This is part 4 of the Rod building Tutorial by Michael Newby and Shaun Futter.
To ensure even wrap widths on both sides of the guides, take a piece of cardboard and mark the length of the wrap. Put some masking tape at the end of the wrap, to help you with the width of the wrap. Do this on both sides of the guide.
Bring your thread over the front of the blank, and overlap it as shown. Then start wrapping your main thread over the standing part, as illustrated on the right, by turning the blank towards you. The tension should be slight, not too much.
Nowcut the standing part of the thread, and continue wrapping by turning the blank.Make sure the wraps are tightly packed together. The standing part of the thread will now be hidden under the wraps. (NB: This “start” should be on the opposite side of your guides, so that when you look at the guides, this part is under the blank.)
When you get to the guide foot, work slowly…and here’s where your preparation of the guide feet will pay off. If you did it correctly, the thread should climb onto the foot with ease. Continue wrapping until you are about 10 wraps from finishing.
Now (also on the opposite side of the blank from the guide), insert a piece of thread as shown, in a loop. We will use this to tie off our wrap. Continue wrapping and trapping the loop under the thread.
When you get to the end of where you need the thread to be, hold the main thread tight, and cut it off from your spool, keeping tension on it with your one hand. Now put it through your loop, and pull the loop tight, pulling the thread against the wraps. (We are going to use a method called the “disappearing thread trick”.)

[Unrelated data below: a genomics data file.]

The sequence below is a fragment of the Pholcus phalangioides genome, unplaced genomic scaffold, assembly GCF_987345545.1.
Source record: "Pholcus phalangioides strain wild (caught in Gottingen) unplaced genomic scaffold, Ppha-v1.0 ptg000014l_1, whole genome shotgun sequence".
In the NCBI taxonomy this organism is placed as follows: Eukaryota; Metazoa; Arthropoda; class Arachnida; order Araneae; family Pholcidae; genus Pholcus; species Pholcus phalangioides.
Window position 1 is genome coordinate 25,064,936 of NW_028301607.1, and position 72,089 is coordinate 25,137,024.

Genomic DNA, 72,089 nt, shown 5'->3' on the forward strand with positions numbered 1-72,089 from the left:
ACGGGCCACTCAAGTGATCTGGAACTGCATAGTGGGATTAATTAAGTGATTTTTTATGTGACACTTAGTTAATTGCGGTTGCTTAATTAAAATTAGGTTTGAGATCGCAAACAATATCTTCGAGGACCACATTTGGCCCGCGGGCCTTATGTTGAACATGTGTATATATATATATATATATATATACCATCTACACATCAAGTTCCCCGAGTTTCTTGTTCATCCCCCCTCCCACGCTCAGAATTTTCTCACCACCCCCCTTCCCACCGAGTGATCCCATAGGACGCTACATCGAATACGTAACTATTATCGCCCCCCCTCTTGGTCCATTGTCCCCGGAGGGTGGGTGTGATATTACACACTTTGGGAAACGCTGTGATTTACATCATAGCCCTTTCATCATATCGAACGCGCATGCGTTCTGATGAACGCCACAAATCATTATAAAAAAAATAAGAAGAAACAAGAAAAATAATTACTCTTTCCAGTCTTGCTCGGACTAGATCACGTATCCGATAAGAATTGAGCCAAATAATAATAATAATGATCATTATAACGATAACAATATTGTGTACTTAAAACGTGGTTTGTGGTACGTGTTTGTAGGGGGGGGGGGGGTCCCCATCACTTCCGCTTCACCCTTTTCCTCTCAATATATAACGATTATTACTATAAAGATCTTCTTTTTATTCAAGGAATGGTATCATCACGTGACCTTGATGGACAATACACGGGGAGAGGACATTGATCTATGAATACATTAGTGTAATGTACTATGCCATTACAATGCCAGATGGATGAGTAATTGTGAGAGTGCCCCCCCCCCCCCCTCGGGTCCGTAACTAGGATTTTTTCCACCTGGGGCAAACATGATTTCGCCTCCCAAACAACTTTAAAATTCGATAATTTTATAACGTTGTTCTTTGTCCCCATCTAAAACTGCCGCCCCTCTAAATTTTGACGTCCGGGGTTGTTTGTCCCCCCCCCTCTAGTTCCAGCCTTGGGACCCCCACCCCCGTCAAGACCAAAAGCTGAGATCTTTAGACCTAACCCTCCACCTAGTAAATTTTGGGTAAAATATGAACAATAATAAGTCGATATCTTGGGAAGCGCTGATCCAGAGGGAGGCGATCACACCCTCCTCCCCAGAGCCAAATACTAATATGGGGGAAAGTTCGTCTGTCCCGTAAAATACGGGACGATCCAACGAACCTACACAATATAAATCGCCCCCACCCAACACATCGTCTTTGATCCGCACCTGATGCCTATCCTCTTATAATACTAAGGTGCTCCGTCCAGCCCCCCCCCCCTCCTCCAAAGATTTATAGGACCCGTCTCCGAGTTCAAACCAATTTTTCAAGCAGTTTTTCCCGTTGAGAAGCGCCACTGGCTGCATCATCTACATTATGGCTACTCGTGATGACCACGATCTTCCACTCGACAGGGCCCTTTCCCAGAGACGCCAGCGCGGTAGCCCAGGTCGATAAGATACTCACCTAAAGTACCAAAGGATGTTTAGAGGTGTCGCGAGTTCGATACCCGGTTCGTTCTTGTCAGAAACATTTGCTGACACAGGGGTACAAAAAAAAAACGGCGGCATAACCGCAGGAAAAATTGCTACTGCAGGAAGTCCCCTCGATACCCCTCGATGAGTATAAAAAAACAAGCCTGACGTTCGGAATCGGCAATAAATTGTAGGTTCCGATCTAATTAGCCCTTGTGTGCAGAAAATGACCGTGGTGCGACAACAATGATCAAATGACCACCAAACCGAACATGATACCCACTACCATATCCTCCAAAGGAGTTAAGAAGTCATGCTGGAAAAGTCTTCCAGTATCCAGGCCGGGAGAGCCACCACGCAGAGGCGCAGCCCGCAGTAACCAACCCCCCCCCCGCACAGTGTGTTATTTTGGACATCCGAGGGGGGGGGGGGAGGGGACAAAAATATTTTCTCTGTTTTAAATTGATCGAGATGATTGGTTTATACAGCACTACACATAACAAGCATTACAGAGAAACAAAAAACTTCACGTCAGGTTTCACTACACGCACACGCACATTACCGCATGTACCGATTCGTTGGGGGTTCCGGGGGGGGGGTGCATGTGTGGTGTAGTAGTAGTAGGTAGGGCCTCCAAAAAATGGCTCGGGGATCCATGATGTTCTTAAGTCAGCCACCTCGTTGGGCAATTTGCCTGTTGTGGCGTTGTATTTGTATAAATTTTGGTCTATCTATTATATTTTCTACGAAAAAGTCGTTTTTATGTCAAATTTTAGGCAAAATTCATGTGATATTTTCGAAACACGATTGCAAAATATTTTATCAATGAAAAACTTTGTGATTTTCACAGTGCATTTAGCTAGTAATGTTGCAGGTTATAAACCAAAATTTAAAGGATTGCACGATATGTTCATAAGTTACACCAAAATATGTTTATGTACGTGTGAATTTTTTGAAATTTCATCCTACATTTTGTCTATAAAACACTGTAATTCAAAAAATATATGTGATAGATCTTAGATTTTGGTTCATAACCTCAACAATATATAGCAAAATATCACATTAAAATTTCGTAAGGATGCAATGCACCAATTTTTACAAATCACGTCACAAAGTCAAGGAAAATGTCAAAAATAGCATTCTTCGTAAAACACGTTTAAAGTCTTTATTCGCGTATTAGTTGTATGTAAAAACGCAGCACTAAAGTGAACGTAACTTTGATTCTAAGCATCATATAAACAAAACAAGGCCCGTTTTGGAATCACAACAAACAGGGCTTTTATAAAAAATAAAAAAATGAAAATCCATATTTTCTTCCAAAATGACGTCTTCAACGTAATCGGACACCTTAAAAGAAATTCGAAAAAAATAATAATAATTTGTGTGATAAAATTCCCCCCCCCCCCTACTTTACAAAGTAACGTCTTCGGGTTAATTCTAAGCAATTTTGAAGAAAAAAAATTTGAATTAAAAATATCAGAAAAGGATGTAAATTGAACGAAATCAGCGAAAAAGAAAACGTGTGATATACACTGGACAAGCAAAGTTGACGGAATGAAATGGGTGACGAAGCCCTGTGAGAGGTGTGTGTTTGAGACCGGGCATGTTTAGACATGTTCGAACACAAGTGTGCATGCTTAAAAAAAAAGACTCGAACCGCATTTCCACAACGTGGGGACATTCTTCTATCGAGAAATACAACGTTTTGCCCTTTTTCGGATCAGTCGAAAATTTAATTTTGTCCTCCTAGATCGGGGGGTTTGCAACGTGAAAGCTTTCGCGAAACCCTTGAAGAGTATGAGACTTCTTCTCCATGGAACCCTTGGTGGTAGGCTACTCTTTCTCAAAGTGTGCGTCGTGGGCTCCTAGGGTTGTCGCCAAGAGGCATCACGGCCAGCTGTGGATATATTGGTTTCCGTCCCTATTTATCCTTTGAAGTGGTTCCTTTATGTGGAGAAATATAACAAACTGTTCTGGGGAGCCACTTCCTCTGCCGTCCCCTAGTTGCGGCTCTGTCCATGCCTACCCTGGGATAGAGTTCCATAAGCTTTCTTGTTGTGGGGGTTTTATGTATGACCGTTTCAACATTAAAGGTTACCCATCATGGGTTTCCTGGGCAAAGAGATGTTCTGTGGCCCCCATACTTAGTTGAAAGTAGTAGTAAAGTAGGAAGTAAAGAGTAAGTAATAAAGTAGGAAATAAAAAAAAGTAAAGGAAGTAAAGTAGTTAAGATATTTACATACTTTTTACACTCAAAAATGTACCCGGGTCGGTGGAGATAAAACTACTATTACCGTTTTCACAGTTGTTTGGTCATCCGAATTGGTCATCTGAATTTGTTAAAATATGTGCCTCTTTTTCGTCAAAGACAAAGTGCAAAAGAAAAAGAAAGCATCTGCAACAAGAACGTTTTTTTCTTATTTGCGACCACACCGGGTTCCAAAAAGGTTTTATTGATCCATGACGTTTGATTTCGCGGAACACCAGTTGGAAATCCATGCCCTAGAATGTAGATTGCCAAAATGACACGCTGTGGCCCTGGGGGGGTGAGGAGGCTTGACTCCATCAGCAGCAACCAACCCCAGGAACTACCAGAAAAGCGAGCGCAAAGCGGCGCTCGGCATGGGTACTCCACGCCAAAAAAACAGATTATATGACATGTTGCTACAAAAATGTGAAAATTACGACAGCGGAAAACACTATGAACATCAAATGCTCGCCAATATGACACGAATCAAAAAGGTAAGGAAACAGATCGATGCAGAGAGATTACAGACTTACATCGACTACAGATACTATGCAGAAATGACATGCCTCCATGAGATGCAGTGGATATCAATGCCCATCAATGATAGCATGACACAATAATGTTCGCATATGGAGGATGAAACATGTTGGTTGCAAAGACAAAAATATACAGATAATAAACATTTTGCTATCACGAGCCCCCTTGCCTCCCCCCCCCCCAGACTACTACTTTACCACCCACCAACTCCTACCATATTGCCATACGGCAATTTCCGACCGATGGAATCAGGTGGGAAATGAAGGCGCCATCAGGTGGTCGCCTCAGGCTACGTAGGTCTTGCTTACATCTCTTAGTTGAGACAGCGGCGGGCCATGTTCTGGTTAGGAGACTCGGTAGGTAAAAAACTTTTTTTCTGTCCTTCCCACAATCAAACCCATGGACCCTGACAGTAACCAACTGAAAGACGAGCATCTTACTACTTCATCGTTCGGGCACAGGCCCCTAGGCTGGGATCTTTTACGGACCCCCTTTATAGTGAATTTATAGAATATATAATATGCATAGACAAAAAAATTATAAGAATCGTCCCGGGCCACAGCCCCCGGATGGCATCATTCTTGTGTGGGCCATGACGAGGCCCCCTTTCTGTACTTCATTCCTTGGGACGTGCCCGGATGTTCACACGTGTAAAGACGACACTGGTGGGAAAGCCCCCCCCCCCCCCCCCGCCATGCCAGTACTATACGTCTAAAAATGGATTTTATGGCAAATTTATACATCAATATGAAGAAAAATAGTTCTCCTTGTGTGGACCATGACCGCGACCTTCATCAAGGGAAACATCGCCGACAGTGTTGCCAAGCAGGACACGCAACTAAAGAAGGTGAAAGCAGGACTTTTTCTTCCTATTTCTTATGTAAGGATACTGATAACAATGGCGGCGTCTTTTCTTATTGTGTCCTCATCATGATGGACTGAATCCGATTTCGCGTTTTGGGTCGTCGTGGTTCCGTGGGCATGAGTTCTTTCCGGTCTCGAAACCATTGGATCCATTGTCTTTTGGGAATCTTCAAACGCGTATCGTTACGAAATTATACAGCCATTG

Now cut the main thread flush where the loop is, and start pulling the loop. Pull it at an angle as shown. The loop will pull the main thread under the wraps and the thread is now secure. Done!
This is the completed wraps on the stripping guide. You can now remove the strip of tape on the blank in the middle of the guide, that showed us the spacing. If your guide is not completely in line with your “spine” marking, use a little pressure with your thumb to push it into place. This should not be difficult at all.
NB: If you are at all unhappy with your wrap, or if there are frays or “fuzzies” on the thread…cut it off and start again. The finished product will look a lot better.
“FUZZIES”…they will look nasty when finish is applied.
Rather remove the wraps and start again.
Lastly, “roll” and “pack” your thread wraps as shown. For rolling, use a crochet needle. This flattens the thread and fills up any gaps between the threads. Then pack the thread, to ensure it is nice and straight, and tight together.
Wrapping the hook keeper.
Here is a completed “decorative” wrap (usually in front of the writing on the blank) that encases the writing and specs of the blank, from here to the hook keeper. The main colour is dark green, and the “trim wraps” on both sides are metallic green thread.
You may wish to add a decorative touch to your rod, by adding “trim wraps”. These are usually metallic in colour, either gold or silver…but there are many colours to chose from. You could also use a different non-metallic colour of course.